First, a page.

“Are we there yet?” I asked.
“Woody…” Mom smiled, reminding me I’d asked the same question earlier.
“Yes ma’am,” I replied. I looked at Chloe, hoping she could help.
“Does anyone know our ETA?” Chloe asked. Mom and Dad grinned at each other.
“There’s more than one way to skin a cat,” Mom replied. I didn’t know anything about a skinned cat but I did know my sister was brilliant. Mom had recently explained that ETA was an acronym for Estimated Time of Arrival.
“We should arrive in 30 minutes,” Dad informed. “We’re traveling east on Highway 69 and just passed through Hartford, which is the county seat of Ohio County.”
“County seat?” I asked.
“A county seat is the capital of the county,” Dad answered. “It’s the home of the courthouse and county government. In fact, the courthouse is on your right.”
“I see the American and Kentucky flag,” I announced! In the blink of an eye we had driven through the pretty town.
“There are lots of parkways in Kentucky,” I replied, seeing a sign for Natcher Parkway. “We’ve already been on the Purchase and the WK.” Chloe picked up the Kentucky map sitting between us.
“Kentucky has nine parkways,” Chloe announced.
“Why do we need parkways when there are 2-lane roads?” I asked. “We love the back roads.”
“Kentucky is a long state” Dad answered. “If I’m remembering correctly, it’s 417 miles from east to west and only 182 miles from north to south. Parkways are convenient when we need to travel long distances because we can bypass the stop-and-go traffic that comes with driving through a town. But back roads allow us to learn more about each county and town. We see things we can’t find on the interstate – like farms and country stores. And we meet people.”
“Like the man in the overalls from Benton,” I replied.
“Exactly,” Dad confirmed. “If he hadn’t come to our car, we wouldn’t have known about Fordsville Days.”
“And here we are,” I said, reading a sign that said, “Welcome to Fordsville!”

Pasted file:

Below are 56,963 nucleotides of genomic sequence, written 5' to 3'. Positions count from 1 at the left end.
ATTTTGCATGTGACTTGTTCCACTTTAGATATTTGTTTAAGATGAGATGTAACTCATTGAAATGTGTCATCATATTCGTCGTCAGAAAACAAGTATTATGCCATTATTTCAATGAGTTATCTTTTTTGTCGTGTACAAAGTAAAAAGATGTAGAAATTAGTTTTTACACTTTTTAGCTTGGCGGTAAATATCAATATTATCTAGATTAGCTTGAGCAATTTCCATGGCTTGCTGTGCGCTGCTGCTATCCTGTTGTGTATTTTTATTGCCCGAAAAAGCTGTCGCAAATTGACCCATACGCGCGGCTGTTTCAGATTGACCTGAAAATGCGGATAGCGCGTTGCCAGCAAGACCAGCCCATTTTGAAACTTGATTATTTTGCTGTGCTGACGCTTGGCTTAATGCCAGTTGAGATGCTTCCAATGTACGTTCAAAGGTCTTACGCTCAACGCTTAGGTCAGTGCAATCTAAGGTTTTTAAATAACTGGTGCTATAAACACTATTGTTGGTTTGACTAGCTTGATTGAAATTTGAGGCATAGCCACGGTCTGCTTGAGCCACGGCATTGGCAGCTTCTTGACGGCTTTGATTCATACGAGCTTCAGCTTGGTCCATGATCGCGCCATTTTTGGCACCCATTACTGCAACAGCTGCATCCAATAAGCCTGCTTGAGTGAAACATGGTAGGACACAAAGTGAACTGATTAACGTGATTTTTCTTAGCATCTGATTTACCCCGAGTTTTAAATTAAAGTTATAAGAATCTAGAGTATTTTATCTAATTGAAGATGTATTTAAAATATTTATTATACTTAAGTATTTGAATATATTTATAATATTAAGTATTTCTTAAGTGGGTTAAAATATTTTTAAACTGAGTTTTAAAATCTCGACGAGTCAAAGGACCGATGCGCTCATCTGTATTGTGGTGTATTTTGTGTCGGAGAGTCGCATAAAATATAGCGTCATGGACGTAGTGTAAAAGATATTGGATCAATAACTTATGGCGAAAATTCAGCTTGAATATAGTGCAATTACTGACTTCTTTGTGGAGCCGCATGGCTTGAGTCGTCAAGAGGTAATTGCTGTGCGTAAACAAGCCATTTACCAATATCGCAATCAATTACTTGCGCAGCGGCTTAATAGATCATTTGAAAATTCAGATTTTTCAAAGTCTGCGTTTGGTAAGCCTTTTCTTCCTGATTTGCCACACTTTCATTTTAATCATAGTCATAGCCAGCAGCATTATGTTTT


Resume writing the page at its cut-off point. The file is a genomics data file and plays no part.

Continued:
“What’s that?” Chloe asked once we were parked. She was pointing to something that looked like a train car.
“A trolley,” Mom answered.
“Hop on board,” the driver announced. Minutes later we were seated, enjoying a tour of the small town.
“I’m Mike. I would shake your hand, but I’m busy driving,” he announced. “Welcome to Fordsville Days – one of Ohio County’s biggest events. It began in 1990 as a fundraiser for the L&N Depot Museum.”
“L&N was a railroad that originally operated freight and passenger services between Louisville and Nashville. Thus, the name L&N,” Mike informed. “Over the years it grew much larger than just Louisville and Nashville and later became part of another railroad. This was one of the depots. The Historical Society maintains the museum and uses it to showcase things about Fordsville. The money Fordsville Days brings in goes to help finance the museum. You’ll find all sorts of things at Fordsville Days – beauty pageants, tractor shows, carnival rides, games, and lots of food! Don’t forget to check out the Highway 54 Yard Sale.”
As the trolley slowed down, I noticed a diner up ahead.
“I wonder if this is the diner Montgomery Gentry sang about in My Town,” I said, pointing to the sign that said “Diner.” Immediately, Chloe softly sang the line “A bunch of us still go down to the diner,” causing us to smile.
“I hope you folks enjoy the festival,” Mike said, once the trolley stopped.
Immediately a teenager approached us. “Does anyone play Checkers?” he asked. “There’s a Checkers Tournament and we need another player.”
“I’ll play,” I answered, following the teen to the Checker board. Ten minutes later, I shook the hand and offered congratulations to my opponent whose name was Rob. I asked how I could improve my skills at the game.
“Let me give you a piece of advice,” Rob answered. “You’re so focused on your next move that you can’t see the end.”
As Chloe and I walked through the festival, gnawing on the biggest – and most delicious turkey leg – we’d ever seen, I told Mom and Dad what Rob had said.
“Sounds like great advice for life too,” Dad stated.
“If I hadn’t made those last two moves, I might have won,” I said, before laughter erupted.
“Look at those yard sales,” Chloe said, pointing ahead. The four of us began browsing through the various items. Mom searched through picture frames while Dad checked out the tools. Once Chloe and I finished our drumstick and wiped our paws, we dug through the toys and books. Chloe was looking at a set of Nancy Drew books when I spotted a treasure I had to have – one that would change my life.
Chapter 4 Podcast
Be sure to visit www.thewoodybooks.com for information on other festivals.